Meet Steve Lehman:
Named a Rising Star on the alto saxophone in 2006, 2007, and 2008 by the Down Beat Magazine International Critics Poll, Steve Lehman is a saxophonist and composer whose work resides on the frontier of contemporary music. He has been recognized as one of today's truly original creative voices by The Wire, The New York Times, and Down Beat Magazine, as well as by National Public Radio and the BBC. A former student of both Jackie McLean and Anthony Braxton, he has performed and recorded throughout the United States and Europe with his own ensembles, and with those led by Anthony Braxton, Dave Burrell, Meshell Ndgeocello, Mark Dresser, Vijay Iyer, Oliver Lake, and High Priest of Anti-Pop Consortium.
An award-winning composer, Lehman's pieces for large orchestra and chamber ensembles have been performed by the Janacek Philharmonic, The International Contemporary Ensemble (ICE), So Percussion, members of the Argento and Wet Ink Ensembles, and by the pianist Marilyn Nonken. His electro-acoustic music, recently showcased in Boston, Chicago, Baltimore, Washington D.C. and New York, has focused on the development of computer-driven models for improvisation, based in the Max/MSP programming environment. In 2003, as a Fulbright scholar in France, Lehman was invited to teach a weekly undergraduate course on current trends in improvised music at the Conservatoire National Supérieur de Musique de Paris. Since the fall of 2006, Lehman has been a doctoral candidate in Music Composition at Columbia University, where he is a departmental fellow and teaches in the Music Department.
His most recent recordings as a leader include On Meaning (Pi 2007), with his critically acclaimed quintet, Door (Pi 2008) with the collective trio Fieldwork, Manifold (Clean Feed 2007), Demian as Posthuman (Pi 2005), featuring Tyshawn Sorey and nine-time Grammy-nominee Meshell Ndegeocello, and Interface (Clean Feed 2004), featuring Mark Dresser and Pheeroan AkLaff.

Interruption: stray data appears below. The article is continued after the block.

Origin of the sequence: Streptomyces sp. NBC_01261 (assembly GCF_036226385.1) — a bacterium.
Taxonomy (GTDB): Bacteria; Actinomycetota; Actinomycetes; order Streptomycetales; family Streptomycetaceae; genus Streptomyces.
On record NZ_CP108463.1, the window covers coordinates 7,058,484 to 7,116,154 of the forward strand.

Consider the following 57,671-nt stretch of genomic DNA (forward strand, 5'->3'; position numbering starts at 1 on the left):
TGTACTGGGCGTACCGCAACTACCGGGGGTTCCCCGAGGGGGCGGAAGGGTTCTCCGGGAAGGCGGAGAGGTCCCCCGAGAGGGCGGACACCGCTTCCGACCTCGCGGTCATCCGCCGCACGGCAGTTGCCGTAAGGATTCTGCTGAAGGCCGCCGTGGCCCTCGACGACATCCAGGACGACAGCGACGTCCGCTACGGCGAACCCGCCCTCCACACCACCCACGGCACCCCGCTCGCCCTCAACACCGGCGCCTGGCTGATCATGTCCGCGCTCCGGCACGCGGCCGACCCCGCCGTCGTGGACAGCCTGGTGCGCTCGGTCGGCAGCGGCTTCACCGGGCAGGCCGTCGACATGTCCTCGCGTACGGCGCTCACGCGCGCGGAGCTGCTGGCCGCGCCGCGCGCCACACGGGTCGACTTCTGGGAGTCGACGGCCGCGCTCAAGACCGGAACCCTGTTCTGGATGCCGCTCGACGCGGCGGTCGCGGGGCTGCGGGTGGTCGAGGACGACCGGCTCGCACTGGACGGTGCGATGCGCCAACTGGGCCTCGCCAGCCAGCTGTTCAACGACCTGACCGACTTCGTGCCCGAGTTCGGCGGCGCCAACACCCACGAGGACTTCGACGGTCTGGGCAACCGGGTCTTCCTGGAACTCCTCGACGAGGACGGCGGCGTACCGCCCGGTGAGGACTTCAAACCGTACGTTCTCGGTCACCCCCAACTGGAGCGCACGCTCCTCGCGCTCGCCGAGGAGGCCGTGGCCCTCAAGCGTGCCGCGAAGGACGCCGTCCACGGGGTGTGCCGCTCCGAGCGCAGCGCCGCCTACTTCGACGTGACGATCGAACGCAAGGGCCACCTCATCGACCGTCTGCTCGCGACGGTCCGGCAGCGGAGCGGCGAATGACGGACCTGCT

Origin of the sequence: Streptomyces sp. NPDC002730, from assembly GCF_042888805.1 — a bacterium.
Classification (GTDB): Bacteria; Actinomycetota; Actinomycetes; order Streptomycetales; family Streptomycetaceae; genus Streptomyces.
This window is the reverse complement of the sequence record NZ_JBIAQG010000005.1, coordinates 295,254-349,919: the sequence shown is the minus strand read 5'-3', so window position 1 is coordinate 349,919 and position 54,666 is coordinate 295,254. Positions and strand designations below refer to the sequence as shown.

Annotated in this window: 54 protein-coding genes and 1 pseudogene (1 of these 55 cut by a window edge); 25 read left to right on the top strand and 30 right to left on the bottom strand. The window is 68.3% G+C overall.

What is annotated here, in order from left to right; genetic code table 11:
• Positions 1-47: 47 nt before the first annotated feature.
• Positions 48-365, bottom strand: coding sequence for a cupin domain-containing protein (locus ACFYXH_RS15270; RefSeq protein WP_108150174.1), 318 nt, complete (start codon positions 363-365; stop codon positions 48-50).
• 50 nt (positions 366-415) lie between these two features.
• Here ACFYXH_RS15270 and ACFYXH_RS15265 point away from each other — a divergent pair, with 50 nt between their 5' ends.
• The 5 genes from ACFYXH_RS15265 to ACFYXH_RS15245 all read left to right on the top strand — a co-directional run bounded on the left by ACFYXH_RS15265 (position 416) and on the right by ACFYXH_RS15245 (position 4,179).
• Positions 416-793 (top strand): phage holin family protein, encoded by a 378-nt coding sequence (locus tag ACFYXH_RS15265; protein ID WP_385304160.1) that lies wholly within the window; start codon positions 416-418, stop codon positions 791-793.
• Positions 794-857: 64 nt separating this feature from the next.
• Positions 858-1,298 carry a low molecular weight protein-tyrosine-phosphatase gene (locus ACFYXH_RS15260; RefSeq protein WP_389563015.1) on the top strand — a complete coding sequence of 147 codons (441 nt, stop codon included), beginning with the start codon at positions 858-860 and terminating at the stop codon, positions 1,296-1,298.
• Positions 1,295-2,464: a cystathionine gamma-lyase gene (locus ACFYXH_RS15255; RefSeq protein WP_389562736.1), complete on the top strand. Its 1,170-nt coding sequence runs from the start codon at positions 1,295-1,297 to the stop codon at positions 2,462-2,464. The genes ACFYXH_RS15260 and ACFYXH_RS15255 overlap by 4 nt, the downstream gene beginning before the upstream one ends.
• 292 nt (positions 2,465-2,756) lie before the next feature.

Alto and sopranino saxophones.
Teachers and/or influences? Saxophone Teachers: Eugene Cantera, Duncan Martin, Jimmy Greene, Anthony Braxton, Jackie McLean, and Claude Delangle.
Composition Teachers: Anthony Braxton, Alvin Lucier, Jay Hoggard, Jackie McLean, Fabien Levy, George Lewis, Tristan Murail.'s music for the first time.
I knew I wanted to be a musician when... I heard Charlie Parker
Your teaching approach: Try and help each student achieve a greater understanding of what it is about music that is most exciting to him/her.
Casa de Musica in Porto, Portugal. Barbes in Brooklyn, New York.
Your favorite recording in your discography and why? Travail, Transformation, and Flow, because it's the most recent (June 2009 Release).
The first Jazz album I bought was:
Homecoming: Live at The Village Vanguard, by Dexter Gordon.
Did you know...
My spouse, Olivia Newman, is an accomplished filmmaker, currently getting her M.F.A in Writing/Directing in Columbia University's internationally acclaimed Film Department.
CDs you are listening to now: Cannonball Adderley, Live in Paris 1960;
Grachan Moncur III, Evolution (Blue Note);
Genius/GZA, Liquid Swords (Warner Bros.);
Johannes Brahms, Horn Trio (Chandos);
Ornette Coleman, Skies of America (Atlantic).
Desert Island picks:
Andrew Hill, Smokestack (Blue Note);
Jackie McLean, It's Time (Blue Note);
Gerard Grise, Les Espaces Acoustiques (Kairos);
Charlie Parker, Summit Meeting Live at Birdland;
Alexander Scriabin, Prometheus.
What is in the near future? May 22 & 23: World Premiere of "Baltimore/Berlin" by The International Contemporary Ensemble (ICE) in New York City at P.S. 122.
June 8: Record release concert at Le Poisson Rouge in New York City, for the release of Travail, Transformation, and Flow (Pi 30) the new album from the Steve Lehman Octet.
Fall 2009: Debut release from Dual Identity, the quintet co-lead by Rudresh Mahanthappa and Steve Lehman and featuring Damion Reid, Matt Brewer, and Liberty Ellman.
Spring 2010: World premiere of a new work for chamber ensemble comissioned by the Internaional Contemporary Ensemble.
I am a departmental fellow in the Music Department at Columbia University.